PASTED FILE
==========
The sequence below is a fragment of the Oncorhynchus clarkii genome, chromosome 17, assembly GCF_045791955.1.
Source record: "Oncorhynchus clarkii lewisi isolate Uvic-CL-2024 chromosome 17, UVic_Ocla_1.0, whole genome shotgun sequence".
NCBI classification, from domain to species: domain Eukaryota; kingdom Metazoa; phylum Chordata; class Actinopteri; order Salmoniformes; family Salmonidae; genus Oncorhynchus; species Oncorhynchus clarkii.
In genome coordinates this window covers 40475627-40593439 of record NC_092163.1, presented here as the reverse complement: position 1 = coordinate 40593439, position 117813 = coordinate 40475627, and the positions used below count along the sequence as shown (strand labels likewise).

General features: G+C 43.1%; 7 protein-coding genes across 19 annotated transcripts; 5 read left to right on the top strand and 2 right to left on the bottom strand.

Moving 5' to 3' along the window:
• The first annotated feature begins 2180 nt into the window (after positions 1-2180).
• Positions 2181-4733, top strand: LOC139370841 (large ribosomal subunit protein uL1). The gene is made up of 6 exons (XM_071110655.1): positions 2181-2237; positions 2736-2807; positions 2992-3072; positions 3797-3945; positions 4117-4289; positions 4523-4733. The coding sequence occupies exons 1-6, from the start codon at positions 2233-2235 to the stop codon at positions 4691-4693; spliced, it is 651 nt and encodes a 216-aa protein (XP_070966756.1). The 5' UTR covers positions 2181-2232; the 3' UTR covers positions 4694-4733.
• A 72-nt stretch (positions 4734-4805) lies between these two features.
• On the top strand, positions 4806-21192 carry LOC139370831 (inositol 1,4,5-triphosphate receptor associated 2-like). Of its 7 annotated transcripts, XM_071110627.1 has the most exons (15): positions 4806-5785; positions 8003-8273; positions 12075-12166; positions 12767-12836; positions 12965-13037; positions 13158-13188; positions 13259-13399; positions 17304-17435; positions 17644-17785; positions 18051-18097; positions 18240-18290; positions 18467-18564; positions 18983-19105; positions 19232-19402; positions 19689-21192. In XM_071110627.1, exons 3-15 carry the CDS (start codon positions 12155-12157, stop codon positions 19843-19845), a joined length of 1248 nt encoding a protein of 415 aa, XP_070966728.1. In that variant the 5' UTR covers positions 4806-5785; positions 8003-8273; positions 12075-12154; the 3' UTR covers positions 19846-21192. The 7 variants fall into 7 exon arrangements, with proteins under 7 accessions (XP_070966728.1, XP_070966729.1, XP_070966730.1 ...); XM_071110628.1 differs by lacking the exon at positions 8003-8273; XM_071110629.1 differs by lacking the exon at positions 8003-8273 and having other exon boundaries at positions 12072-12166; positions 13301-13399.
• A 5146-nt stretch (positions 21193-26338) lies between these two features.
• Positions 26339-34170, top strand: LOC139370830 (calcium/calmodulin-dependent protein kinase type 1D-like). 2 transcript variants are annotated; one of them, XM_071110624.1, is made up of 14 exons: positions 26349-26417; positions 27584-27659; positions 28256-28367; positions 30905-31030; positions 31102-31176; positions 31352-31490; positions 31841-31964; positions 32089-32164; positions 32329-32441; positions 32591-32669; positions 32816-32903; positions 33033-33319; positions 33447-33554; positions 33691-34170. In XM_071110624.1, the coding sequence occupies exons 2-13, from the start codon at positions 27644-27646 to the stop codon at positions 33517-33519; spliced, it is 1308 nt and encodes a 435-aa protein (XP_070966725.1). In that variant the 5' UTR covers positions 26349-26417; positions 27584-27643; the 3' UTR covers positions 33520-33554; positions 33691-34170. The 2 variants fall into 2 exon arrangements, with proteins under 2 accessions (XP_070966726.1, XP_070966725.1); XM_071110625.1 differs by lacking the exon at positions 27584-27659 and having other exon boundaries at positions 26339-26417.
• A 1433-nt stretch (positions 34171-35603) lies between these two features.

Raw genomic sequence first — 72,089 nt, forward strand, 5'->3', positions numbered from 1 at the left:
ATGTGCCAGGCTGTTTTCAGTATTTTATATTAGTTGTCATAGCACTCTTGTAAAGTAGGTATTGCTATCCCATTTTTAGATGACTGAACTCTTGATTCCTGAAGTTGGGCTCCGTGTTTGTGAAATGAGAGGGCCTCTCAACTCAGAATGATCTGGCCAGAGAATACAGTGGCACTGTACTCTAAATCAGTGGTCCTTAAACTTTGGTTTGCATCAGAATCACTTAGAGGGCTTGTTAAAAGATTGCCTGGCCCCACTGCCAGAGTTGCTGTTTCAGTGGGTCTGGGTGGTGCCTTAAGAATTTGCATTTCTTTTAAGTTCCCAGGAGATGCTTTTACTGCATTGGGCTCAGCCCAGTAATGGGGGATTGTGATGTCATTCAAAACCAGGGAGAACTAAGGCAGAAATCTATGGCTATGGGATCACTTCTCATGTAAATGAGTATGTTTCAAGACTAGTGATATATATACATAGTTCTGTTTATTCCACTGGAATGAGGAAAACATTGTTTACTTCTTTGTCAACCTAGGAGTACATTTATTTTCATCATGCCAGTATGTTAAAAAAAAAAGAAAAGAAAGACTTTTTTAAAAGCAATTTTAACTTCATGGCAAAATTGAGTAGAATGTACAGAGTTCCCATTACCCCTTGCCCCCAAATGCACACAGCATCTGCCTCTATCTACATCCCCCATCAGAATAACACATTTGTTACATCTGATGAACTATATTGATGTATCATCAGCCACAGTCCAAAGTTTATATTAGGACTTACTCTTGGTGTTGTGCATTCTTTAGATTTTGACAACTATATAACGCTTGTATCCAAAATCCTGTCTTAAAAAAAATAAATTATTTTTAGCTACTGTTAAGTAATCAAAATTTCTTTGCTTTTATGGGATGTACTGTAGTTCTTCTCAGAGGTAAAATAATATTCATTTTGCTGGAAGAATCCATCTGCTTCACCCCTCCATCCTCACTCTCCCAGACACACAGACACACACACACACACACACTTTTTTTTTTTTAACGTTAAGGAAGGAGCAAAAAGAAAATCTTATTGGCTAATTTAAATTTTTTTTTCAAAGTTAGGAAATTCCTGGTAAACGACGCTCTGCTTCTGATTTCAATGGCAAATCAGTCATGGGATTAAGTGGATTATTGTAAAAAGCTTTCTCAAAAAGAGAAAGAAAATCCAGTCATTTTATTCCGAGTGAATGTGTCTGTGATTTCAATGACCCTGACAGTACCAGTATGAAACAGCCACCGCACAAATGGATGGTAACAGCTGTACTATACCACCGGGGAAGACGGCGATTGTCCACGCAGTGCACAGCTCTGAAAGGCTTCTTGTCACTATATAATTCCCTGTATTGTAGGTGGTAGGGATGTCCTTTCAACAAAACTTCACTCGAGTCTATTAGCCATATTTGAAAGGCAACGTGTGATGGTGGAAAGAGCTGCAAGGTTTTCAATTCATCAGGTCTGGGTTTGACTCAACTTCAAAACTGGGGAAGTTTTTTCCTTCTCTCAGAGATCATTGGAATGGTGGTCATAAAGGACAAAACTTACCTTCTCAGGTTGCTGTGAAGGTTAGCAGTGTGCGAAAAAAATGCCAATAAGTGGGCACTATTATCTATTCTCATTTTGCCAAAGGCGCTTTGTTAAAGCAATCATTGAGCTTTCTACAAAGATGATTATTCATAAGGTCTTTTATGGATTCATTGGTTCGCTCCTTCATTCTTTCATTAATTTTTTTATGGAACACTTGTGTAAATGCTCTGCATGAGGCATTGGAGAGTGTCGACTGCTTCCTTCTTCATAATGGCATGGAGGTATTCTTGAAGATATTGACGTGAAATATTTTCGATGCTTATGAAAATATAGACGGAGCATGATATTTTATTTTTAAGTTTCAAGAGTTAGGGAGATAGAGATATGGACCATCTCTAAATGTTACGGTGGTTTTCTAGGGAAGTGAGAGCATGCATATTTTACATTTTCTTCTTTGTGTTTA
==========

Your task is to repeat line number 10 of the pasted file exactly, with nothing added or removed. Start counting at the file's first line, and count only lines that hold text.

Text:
• On the top strand, positions 4806-21192 carry LOC139370831 (inositol 1,4,5-triphosphate receptor associated 2-like). Of its 7 annotated transcripts, XM_071110627.1 has the most exons (15): positions 4806-5785; positions 8003-8273; positions 12075-12166; positions 12767-12836; positions 12965-13037; positions 13158-13188; positions 13259-13399; positions 17304-17435; positions 17644-17785; positions 18051-18097; positions 18240-18290; positions 18467-18564; positions 18983-19105; positions 19232-19402; positions 19689-21192. In XM_071110627.1, exons 3-15 carry the CDS (start codon positions 12155-12157, stop codon positions 19843-19845), a joined length of 1248 nt encoding a protein of 415 aa, XP_070966728.1. In that variant the 5' UTR covers positions 4806-5785; positions 8003-8273; positions 12075-12154; the 3' UTR covers positions 19846-21192. The 7 variants fall into 7 exon arrangements, with proteins under 7 accessions (XP_070966728.1, XP_070966729.1, XP_070966730.1 ...); XM_071110628.1 differs by lacking the exon at positions 8003-8273; XM_071110629.1 differs by lacking the exon at positions 8003-8273 and having other exon boundaries at positions 12072-12166; positions 13301-13399.